to Clyde Morris, Refuge Manager, Don Edwards San Francisco Bay NWR, 
9500 Thornton Avenue, Newark, CA 94560. Written comments may also be 
sent by facsimile to (510) 792-5828 or through the public comments link 
on the South Bay Salt Pond Restoration Project Web site, at http://
www.southbayrestoration.org/Question_Comment.html. All comments 
received, including names and addresses, will become a part of the 
administrative record and be made available to the public.

FOR FURTHER INFORMATION CONTACT: Questions regarding the Federal 
National Environmental Policy Act (NEPA) process may be directed to 
Clyde Morris, Refuge Manager, Don Edwards San Francisco Bay NWR, at the 
above address; telephone (510) 792-0222, or Yvonne LeTellier, Project 
Manager, U.S. Army Corps of Engineers, 1455 Market Street, San 
Francisco, CA 94103; (415) 503-6744. Questions related to the 
California Environmental Quality Act (CEQA) process may be directed to 
John Krause, California Department of Fish and Game, Region 3 
Headquarters, P.O. Box 47, Yountville, CA 94599; telephone (707) 944-
5500.

SUPPLEMENTARY INFORMATION:

Availability of Documents

    Individuals wishing copies of the Draft EIS/EIR should contact the 
Service by letter, facsimile to the San Francisco Bay National Wildlife 
Refuge Complex or contact through the restoration project Web site (see 
ADDRESSES). The document is also available for public inspection, by 
appointment, during regular business hours, at the San Francisco Bay 
National Wildlife Refuge Complex, Fremont, California, U.S. Army Corps 
of Engineers, San Francisco, California, the California Dept. of Fish 
and Game, Region 3 Headquarters, 7329 Silverado Trail, Napa, CA 94558, 
and the Santa Clara Valley Water District, 5750 Almaden Expressway, San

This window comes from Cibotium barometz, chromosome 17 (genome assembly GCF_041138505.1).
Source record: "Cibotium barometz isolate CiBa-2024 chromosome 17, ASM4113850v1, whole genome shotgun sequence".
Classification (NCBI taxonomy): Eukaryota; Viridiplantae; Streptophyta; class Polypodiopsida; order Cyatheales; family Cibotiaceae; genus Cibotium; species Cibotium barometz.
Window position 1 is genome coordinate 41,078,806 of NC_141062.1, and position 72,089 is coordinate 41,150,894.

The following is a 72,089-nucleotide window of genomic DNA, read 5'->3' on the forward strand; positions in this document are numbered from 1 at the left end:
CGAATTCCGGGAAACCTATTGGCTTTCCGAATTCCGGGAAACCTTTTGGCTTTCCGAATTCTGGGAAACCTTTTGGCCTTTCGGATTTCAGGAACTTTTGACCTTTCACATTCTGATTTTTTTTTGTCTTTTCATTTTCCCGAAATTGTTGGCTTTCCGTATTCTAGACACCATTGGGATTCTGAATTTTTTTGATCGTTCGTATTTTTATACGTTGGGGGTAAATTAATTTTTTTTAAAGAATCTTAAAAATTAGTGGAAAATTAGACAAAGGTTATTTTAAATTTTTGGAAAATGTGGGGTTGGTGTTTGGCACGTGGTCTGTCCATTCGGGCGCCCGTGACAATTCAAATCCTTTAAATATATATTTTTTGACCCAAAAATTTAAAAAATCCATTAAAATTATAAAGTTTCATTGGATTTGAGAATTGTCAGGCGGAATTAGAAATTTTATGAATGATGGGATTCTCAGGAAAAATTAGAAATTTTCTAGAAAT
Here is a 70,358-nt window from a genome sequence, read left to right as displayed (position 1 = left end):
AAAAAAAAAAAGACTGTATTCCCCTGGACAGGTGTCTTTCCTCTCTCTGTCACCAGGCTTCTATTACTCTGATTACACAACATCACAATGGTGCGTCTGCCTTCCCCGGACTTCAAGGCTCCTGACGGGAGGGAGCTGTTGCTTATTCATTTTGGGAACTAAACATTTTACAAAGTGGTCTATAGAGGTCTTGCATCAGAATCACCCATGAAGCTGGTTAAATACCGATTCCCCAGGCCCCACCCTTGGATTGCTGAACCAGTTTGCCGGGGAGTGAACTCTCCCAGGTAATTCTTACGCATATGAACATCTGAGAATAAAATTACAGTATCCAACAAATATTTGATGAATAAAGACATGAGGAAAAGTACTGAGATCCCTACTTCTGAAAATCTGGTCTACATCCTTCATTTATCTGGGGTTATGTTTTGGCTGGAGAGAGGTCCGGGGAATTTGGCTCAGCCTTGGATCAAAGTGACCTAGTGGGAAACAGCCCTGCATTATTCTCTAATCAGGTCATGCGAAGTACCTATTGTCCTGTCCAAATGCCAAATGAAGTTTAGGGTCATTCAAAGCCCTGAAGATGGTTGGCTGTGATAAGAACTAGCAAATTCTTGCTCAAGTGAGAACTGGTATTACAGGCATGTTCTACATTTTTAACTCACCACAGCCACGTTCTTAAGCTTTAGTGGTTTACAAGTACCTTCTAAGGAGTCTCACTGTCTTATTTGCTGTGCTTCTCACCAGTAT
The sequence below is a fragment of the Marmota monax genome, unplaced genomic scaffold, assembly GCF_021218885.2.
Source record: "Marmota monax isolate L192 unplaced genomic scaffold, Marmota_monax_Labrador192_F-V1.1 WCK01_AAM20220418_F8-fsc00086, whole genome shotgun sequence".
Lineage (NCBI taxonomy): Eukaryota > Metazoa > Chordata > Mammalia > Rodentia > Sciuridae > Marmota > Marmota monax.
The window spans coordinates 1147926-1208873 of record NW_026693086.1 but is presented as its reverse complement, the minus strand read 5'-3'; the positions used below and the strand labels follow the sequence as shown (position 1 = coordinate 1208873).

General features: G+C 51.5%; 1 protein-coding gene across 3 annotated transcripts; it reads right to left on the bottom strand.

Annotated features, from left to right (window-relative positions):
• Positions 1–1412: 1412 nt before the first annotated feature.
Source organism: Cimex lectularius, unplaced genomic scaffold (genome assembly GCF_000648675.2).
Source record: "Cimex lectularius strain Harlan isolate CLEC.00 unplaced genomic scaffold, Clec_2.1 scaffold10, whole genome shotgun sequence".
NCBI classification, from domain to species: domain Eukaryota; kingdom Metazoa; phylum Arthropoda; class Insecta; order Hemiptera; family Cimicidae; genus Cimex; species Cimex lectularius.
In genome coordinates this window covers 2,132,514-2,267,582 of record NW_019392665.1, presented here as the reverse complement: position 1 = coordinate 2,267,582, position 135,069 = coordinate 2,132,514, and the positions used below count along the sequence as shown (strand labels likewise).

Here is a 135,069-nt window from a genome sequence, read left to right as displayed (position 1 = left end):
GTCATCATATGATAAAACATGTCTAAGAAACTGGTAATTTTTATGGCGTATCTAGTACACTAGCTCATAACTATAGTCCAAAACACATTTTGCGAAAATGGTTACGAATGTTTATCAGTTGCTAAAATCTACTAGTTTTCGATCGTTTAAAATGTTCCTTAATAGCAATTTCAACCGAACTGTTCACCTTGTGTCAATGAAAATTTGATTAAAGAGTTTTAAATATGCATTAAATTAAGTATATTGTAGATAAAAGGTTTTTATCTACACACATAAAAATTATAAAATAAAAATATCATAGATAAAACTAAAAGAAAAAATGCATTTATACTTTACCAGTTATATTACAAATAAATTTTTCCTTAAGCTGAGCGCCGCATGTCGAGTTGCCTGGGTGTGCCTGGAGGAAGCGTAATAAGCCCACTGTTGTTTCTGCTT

Jose, California, 95118. Copies are also available for public review 
at:
     Alviso Branch Library: 5050 North First St., San 
Jos[eacute], CA 95002, (408) 263-3626;
     City of Mountain View Library: 585 Franklin Street, 
Mountain View, CA 94041, (650) 903-6337;
     Palo Alto Main Library: 1213 Newell Road, Palo Alto, CA 
94303, (650) 329-2436;
     Menlo Park Library: 800 Alma Street, Menlo Park, CA 94025, 
(650) 330-2500;
     Sunnyvale Public Library: 665 West Olive Avenue, 
Sunnyvale, CA 94086, (408) 730-7300;
     Hayward Public Library: 835 C Street, Hayward, CA 94541, 
(510) 293-8685; and
     Fremont Main Library: 2400 Stevenson Blvd, Fremont, CA 
94538, (510) 745-1400.
    The document may also be viewed on the restoration project Web site 
http://www.southbayrestoration.org.

Background

    On March 16, 2003, the State of California and the Service acquired 
15,100 acres of commercial salt ponds from Cargill, Inc. in South San 
Francisco Bay which are the subject of the SBSP. The purpose of the 
acquisition was to protect, restore and enhance the property for fish 
and wildlife, as well as to provide

[[Page 10720]]

opportunities for wildlife-oriented recreation and education. Of the 
acquired lands, CDFG owns and manages the 5,500-acre Eden Landing pond 
complex and the Service owns the 8,000-acre Alviso pond complex and the 
1,600-acre Ravenswood pond complex.
    The SBSP Restoration Project was planned in close coordination with 
a related but separate project, the Shoreline Study. The 
Congressionally-authorized Shoreline Study will identify and recommend 
for Federal funding one or more projects for flood damage reduction,